When the first load of bauxite weighing 10,000 tons left the shores of Jamaica from Port Kaiser, on the south Manchester and St Elizabeth border, during the night hours of February 9, 1953, for the United States, life changed. But no thought was given to when life would change again.
Amid what was labelled a new dawning for the Jamaican economy, the occasion, according to 90-year-old Donald Morgan of Cocoa Walk district, was one of celebration and great expectation. Everyone living in the mining belt expected a better life.
Prime lands were quickly bought up by the then Kaiser Bauxite Company for an average of £75 per acre.
With England, the ruler of the country at the time, retreating from its pinnacle as colonial masters and focusing on its own internal development, its need for cheap labour coincided with the bauxite company’s land-purchase drive. With the promise of wealth abroad, many families used earnings from the land sale to migrate or send loved ones to England.
Today, 57 years later, many of those who sold their lands have passed on or live on the brink of poverty in south Manchester. Offspring now struggle to purchase a lot of land from the bauxite company for millions of dollars just to build a house, while others are surrounded by huge craters and a scarred landscape as their legacy from bauxite mining. For Donald Morgan, the bauxite experience has been a bittersweet one.
No significant benefit
With memory fading, and living in a state far less comfortable than would be expected of persons living within minutes of the three major bauxite mining companies, he had no problem declaring that neither he nor south Manchester had benefited in any significant way from bauxite. Councillor for the area, Icival Brown, lamented that after years of bauxite mining in the region and the nearly US$650 million earned in foreign exchange for the country yearly, it is hard to come to grips with the poor living conditions of residents in that part of the parish. With an air of disgust, she declared, “Can you imagine, not even water the people don’t have.”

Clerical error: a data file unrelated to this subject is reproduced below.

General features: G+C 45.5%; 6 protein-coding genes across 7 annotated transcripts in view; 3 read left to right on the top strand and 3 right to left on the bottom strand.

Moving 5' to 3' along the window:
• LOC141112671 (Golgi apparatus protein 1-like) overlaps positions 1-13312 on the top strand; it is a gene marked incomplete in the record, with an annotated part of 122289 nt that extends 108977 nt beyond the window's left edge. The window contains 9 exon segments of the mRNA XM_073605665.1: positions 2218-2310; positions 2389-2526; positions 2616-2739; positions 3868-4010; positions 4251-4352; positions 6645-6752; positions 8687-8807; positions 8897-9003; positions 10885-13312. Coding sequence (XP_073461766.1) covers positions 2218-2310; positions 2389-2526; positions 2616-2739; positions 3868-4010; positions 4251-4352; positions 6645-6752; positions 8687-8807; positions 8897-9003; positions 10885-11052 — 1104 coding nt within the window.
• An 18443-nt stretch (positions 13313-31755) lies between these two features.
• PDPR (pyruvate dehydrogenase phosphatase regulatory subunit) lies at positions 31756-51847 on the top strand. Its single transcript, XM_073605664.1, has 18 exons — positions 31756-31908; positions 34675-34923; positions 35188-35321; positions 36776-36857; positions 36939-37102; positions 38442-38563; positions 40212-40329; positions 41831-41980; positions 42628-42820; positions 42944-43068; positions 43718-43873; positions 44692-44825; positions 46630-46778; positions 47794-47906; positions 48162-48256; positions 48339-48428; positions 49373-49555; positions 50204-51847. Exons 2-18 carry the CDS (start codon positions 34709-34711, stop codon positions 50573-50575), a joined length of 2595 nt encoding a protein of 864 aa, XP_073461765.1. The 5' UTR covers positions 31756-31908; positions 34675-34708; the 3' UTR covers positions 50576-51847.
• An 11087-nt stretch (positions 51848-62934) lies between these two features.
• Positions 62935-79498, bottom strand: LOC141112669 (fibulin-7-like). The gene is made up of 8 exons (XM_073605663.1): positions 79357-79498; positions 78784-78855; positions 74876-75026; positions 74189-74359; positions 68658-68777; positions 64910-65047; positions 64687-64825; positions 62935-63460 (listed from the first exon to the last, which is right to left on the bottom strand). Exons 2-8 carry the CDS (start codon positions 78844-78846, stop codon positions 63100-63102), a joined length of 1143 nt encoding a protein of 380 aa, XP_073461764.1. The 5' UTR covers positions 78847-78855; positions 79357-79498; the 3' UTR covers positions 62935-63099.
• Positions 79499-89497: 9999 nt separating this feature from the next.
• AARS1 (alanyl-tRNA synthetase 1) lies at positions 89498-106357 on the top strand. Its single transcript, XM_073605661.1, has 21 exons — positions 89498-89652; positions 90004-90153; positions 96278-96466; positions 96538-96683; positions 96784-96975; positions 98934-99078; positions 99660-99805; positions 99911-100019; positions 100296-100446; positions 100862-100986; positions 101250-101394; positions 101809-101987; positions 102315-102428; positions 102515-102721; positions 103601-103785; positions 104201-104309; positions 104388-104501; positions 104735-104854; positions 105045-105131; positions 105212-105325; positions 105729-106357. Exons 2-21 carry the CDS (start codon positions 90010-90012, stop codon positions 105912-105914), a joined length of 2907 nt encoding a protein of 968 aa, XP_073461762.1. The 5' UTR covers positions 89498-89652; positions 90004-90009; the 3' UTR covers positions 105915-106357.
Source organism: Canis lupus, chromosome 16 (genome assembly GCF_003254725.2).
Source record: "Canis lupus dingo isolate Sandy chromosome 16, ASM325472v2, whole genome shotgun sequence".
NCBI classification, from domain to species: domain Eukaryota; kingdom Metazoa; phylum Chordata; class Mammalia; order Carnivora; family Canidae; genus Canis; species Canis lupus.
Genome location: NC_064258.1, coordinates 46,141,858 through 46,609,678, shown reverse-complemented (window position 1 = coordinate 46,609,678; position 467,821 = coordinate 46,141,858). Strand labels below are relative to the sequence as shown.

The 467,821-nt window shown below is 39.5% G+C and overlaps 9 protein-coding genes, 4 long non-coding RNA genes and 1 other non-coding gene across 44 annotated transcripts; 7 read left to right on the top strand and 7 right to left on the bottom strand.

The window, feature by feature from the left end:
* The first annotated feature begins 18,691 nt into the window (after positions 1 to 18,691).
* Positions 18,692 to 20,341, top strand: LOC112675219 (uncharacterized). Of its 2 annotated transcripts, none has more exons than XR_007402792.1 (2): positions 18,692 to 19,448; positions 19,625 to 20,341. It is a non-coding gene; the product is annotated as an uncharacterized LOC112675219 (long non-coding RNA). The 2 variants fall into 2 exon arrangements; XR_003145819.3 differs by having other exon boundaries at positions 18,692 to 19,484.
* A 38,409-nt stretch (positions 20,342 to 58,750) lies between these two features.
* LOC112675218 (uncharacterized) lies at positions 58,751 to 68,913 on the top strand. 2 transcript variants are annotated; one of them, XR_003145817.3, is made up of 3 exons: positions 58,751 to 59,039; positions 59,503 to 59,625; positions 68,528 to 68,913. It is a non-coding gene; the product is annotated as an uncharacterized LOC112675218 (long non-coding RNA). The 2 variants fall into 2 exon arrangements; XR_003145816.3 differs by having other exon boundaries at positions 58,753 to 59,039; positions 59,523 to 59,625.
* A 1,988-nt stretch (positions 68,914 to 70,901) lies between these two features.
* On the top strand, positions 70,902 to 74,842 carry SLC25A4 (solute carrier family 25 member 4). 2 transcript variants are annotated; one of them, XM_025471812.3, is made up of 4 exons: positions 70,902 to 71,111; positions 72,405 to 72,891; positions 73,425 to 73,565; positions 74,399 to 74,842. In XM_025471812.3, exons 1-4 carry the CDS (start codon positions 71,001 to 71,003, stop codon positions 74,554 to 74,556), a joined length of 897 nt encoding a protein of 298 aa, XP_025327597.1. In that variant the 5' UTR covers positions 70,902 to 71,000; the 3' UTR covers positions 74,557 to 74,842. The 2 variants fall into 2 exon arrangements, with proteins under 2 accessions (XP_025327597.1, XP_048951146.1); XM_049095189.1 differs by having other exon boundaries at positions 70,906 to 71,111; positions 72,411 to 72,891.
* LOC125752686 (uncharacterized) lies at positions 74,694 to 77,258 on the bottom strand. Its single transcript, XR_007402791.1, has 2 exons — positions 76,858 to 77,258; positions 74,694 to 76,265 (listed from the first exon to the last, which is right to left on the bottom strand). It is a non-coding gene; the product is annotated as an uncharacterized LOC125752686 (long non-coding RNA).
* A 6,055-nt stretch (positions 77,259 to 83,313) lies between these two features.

For Mackey Logan, a businesswoman, the closure of the bauxite sector has made little difference in her community. She echoed what many others also said. The young people were unemployed and on the corner long before the closure. “We had no water, no telephone, no community centre, poor medical service, bad policing during bauxite and nothing has changed since its closure,” said Glen Pitter, a former employee of Alpart. Small towns, which used to be the centres of economic activity and depots for farm products, such as Cross Keys and Newport, are mere ghost towns with dilapidated buildings as their landmarks.
On the other hand, for Glendon Baker, a teacher by profession, one can argue that for the country on a whole the bauxite sector had generated some benefits. He is, however, “disappointed” that as far as south Manchester was concerned, where most mining operation took place, there were very little positives to show. Baker said small farmers who were dislocated during the mining exercise were hard hit, as they are left with craters and no topsoil to farm, although the lands should have been resuscitated by the mining companies.
Vicent Wright, a hardware merchant in Cross Keys, said there was no doubt that the bauxite sector had benefited the country, but he contends that the benefits were poorly managed by the various governments. He said there should have been an education foundation set up specifically to address the educational needs of the region, as well as health needs. However, Wright said that if given the appropriate stimulus the farming sector could easily fill any economic gap left by the closure of the bauxite companies.
In an effort to focus the parish on an alternative economic path, the Manchester Chamber of Commerce, led by banker Winston Lawson, has been staging a series of forums to explore opportunities for persons who wish to go into business for themselves.
In the meantime, while some mourn the loss of nearly 3,000 jobs, many mourn the loss of indigenous fruit trees, birds and plants, environmentalists, such as Valerie Dixon of the Resource Citizens Association, are glad and hope the closure of the sector is permanent. Some pointed out that the environmental damage done by the bauxite companies was directly responsible for the long drought the parish was experiencing. This, they said, may not be repaired for hundreds of years to come.